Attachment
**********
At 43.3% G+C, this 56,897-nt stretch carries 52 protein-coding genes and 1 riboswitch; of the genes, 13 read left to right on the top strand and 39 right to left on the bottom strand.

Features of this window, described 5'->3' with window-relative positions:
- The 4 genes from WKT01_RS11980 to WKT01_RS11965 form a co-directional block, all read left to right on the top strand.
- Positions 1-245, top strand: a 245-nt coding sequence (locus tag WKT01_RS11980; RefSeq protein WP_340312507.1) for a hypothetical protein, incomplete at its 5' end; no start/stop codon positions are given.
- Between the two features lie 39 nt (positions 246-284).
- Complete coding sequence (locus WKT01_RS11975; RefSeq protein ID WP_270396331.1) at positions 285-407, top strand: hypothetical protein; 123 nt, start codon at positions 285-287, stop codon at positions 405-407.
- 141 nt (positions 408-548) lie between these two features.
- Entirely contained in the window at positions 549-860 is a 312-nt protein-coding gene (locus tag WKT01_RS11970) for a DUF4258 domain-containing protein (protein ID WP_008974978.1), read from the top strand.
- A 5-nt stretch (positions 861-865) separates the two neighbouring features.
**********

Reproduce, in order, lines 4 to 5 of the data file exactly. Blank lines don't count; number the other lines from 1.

- Positions 1-245, top strand: a 245-nt coding sequence (locus tag WKT01_RS11980; RefSeq protein WP_340312507.1) for a hypothetical protein, incomplete at its 5' end; no start/stop codon positions are given.
- Between the two features lie 39 nt (positions 246-284).